first_imgIn Pt1 of this blog post I looked at a SQL Query and data set to run in Hadoop and in Pt2 wrote the Map function to extract the relevant fields from the data set to satisfy the query. At this point however we still have not implemented any of the aggregate functions and still have a large key and value intermediate data set. The only data eliminated so far has been the lines examined where the date was not less than or equal to 11-AUG-98. On the test data set out of the initial 600037902 lines of data we now have 586996074 lines remaining, to complete the query we now need to write the reduce phase. The Reduce method will extend the Reducer class. This needs to accept the intermediate key value pairs output by the mapper and therefore will receive as input the key which is fields 9 and 10  concatenated and the DoubleArrayWritable containing the values. For every key we need to iterate through the values and calcuate the totals required for the SUM(), AVG() and COUNT() functions. Once these have been calculated we can format the output as text to be written to a file that will give us exactly the same result as if the query had been processed by a relational database. This reduce phase will look something as follows by simply adding all of the values in the array for the SUM() functions and then dividing by the COUNT() value to calculate the result of the AVG() functions.nfor (DoubleArrayWritable val : values) {x = (DoubleWritable[]) val.toArray();sum_qty += x[0].get();sum_base_price += x[1].get();sum_discount += x[2].get();count_star += x[3].get();sum_disc_price += x[4].get();sum_charge += x[5].get();        }avg_qty = sum_qty/count_star;avg_price = sum_base_price/count_star;avg_disc = sum_discount/count_star;/* Format and collect the output */Text tpchq1redval = new Text(” “+sum_qty+” “+sum_base_price+” “+sum_disc_price+” “+sum_charge+” “+avg_qty+” “+avg_price+” “+avg_disc+” “+count_star);       context.write(key, tpchq1redval);       }  }nCoupled with the Map phase and a Job Control section (this will be covered in the next post on running the job) this Job is now ready to run. However as we have noted previously just for our 100GB data set the map phase will output over 58 million lines of data which will involve a lot of network traffic and disk writes. We can make this more efficient by writing a Combiner.The Combiner also extends the Reducer and in simple cases but not all (as we will cover in a moment) can be exactly the same as the Reducer. The aim of the combiner is to perform a Reducer type operation on the subset of data produced by each Mapper which will then minimise the amount of data that needs to be transferred throughout the cluster from Map to Reduce. The single most important thing about the Combiner is that there is no certainty that it will run. It is available as an optimization but for a particular Map output it might not run at all and there is no way to force it to run. From a development perspective this has important consequences, you should be able to comment out the line in the Job Control section that calls the Combiner and the result produced by the MapReduce Job stays exactly the same. Additionally the input fields for the Combiner must be exactly the same as expected by the Reducer to operate on the Map output and the Combiner output must also correspond to the input expected by the Reducer.  If you Combiner does not adhere to these restrictions your job may compile and run and you will not receive an error, however if not implemented correctly your results may change on each run from additional factors such as changing the imput block size. Finally the Combiner operation must be both commutative and associative. In other words the Combiner operation must ensure that both changing the order of the operands as well as the grouping of the operations you perform does not change the result. In our example the SUM() function is both commutative and associative, the numbers can be summed in any order and we can perform the sum operation on different groups and the result will always remain the same. AVG() on the other hand is commutative but not associative. We can calculate the average with the input data in any order, however we cannot take an average of smaller groups of values and then take the average of this intermediate data and expect the result to be the same. For this reason the Combiner can perform the SUM() operation but not the AVG() and can look as follows producing the intermediate sum values only for the Reducer.nfor (DoubleArrayWritable val : values) { x = (DoubleWritable[]) val.toArray();sum_qty += x[0].get();sum_base_price += x[1].get();sum_discount += x[2].get();count_star += x[3].get();sum_disc_price += x[4].get();sum_charge += x[5].get();  }outArray[0] = new DoubleWritable(sum_qty); outArray[1] = new DoubleWritable(sum_base_price); outArray[2] = new DoubleWritable(sum_discount); outArray[3] = new DoubleWritable(count_star); outArray[4] = new DoubleWritable(sum_disc_price);outArray[5] = new DoubleWritable(sum_charge);DoubleArrayWritable da = new DoubleArrayWritable();da.set(outArray);context.write(key, da);     }  nAt this stage we have written the Mapper, Reducer and Combiner and in Pt4 will look at adding the Job Control section to produce the completed MapReduce job. We will then consider compiling and running the job and tuning for performance.last_img read more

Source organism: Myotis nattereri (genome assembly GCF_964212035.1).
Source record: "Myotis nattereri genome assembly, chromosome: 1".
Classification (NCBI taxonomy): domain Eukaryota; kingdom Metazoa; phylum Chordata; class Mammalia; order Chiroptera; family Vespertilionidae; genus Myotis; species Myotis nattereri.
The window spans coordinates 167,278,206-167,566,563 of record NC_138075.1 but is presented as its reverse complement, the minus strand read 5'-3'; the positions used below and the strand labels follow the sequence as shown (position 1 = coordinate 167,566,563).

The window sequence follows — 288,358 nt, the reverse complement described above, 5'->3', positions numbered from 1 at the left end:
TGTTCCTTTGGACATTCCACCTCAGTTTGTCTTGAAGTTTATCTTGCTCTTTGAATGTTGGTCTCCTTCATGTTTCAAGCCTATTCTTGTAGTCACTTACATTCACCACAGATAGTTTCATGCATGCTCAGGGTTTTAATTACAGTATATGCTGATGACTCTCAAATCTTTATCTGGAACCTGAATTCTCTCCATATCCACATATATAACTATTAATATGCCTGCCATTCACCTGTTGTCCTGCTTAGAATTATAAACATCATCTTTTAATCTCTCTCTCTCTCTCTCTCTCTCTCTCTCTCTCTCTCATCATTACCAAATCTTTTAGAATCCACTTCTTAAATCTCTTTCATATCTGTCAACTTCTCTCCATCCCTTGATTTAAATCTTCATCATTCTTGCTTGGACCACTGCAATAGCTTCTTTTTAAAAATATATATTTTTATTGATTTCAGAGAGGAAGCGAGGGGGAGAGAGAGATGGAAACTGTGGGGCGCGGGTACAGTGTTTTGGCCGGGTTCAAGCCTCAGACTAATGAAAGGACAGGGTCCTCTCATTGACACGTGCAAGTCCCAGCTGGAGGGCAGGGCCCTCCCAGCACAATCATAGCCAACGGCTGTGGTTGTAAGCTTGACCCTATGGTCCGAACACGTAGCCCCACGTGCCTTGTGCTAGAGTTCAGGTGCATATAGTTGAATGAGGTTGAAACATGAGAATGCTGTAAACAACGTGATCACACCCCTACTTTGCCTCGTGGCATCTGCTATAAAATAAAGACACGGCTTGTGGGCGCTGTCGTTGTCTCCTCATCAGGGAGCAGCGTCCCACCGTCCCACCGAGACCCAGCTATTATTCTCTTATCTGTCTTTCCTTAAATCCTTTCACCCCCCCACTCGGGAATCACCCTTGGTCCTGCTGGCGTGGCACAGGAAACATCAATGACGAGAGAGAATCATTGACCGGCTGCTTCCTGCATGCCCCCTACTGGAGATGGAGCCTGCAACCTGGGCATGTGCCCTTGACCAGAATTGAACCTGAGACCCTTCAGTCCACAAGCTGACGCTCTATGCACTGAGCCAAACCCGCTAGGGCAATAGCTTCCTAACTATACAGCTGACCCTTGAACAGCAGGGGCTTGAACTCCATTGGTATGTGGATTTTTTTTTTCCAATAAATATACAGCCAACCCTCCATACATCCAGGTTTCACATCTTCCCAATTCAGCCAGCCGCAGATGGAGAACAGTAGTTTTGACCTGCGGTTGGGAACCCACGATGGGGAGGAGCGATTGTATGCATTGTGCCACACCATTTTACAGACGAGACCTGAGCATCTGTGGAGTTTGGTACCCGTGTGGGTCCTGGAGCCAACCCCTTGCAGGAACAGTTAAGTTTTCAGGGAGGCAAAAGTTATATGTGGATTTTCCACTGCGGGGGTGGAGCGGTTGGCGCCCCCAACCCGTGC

first_imgIn 1945, a year after the Allies stormed the beaches of Normandy, the ocean was busy establishing a beachhead of its own, burrowing beneath a fortified section of an important Antarctic glacier. Pine Island Glacier, a Texas-sized, 2-kilometer-thick ice sheet (pictured), is the linchpin of the rapidly disappearing West Antarctic Ice Sheet—one of the largest drivers of uncertainty for sea level rise this century. No glacier has lost more water to the ocean in recent years: It is thinning by more than a meter each year as warm ocean water creeps in and melts it from underneath, hollowing out a vast ice shelf. Now, scientists can trace the beginning of this accelerated melting to a surge of warming in the Pacific Ocean more than 70 years ago. Researchers already knew that in the 1970s the glacier lost contact with an undersea ridge that had held ocean water at bay. But how long did it take for the ocean to worm its way through? Working in remote conditions, researchers in the winter of 2012 ran a drill through 450 meters of ice and 500 meters of ocean to collect seafloor sediments on either side of this lost bulwark. Analyzing and dating these rocks, they found that ocean water began to appear on the ridge’s land-facing side in 1945, even as the ice sheet remained grounded on the ridge’s summit, scientists report online today in Nature. Furthermore, they found that the incursion of ocean water followed a notably warm El Niño in the Pacific Ocean between 1939 and 1942. It would be nearly a half-century before the oceans around Antarctica saw such warmth again. Yet the water in the cavity never refroze, suggesting that the melting of some ice sheets will be difficult to reverse, even if human-driven warming is curbed.last_img read more